Your Votes Can Help Human Rights First Get to SXSW 2016
Public voting has begun for sessions and panels to be included in the 2016 SXSW (South by Southwest) Interactive Festival agenda. From now until September 4th the online community can vote (and comment) on the panel ideas they believe are the most creative, innovative and appropriate for the 2016 event.
SXSW Interactive is an annual conference in Austin, Texas that is a breeding ground for new ideas and creative technologies. In recent years the conference has expanded its focus on online activism, foreign policy, and human rights issues that involve and affect the global online community. Human Rights First has a unique and important voice to add to this conversation by promoting American leadership on human rights through technology and protection of human rights defenders online.
That’s where you come in. We need your votes to ensure our panels make it onto the SXSW 2016 agenda.
Human Rights First has submitted two panels for SXSW 2016. Read about the panels below and be sure to click on both of the links to cast your vote:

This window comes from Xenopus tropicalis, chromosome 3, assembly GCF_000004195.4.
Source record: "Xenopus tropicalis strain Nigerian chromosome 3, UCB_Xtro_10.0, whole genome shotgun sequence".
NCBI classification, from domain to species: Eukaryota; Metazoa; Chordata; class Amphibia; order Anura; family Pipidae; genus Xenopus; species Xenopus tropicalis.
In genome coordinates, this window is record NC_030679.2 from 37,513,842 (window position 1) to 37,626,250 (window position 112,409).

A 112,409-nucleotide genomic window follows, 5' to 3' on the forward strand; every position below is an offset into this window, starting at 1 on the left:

Human trafficking is the fastest growing criminal enterprise in the world, a booming $150 billion industry that entraps an estimated 20.9 people worldwide. Many of its victims hide in plain sight—but hard evidence of trafficking can be difficult to pin down. The key to bankrupting this business may be buried online, hiding amongst the data captured by many companies every day. In this session, Chief Compliance Officer of Western Union Barry Koch and Courtney Bowman from Palantir will discuss how they have discovered small indicators lurking in big data to help identify human traffickers and bring them to justice.
- Barry Koch, Western Union
- Courtney Bowman, Palantir
Five years ago thousands took to social media in the Middle East to demand democratic reform. The digital activism of the Arab Spring sparked a movement felt around the world. In turn, repressive governments began using social media as a weapon against freedom of speech. Since then oppressive regimes have wielded the power of the Internet to target activists, political dissenters, and minority communities, including LGBT people. In this session, activists and leading experts will explore what role technology companies and governments can play in protecting rights and free expression online.
- Sherif Mansour, Committee to Protect Journalists
- Maryam Alkhawaja, The Gulf Centre for Human Rights
- Brian Dooley, Human Rights First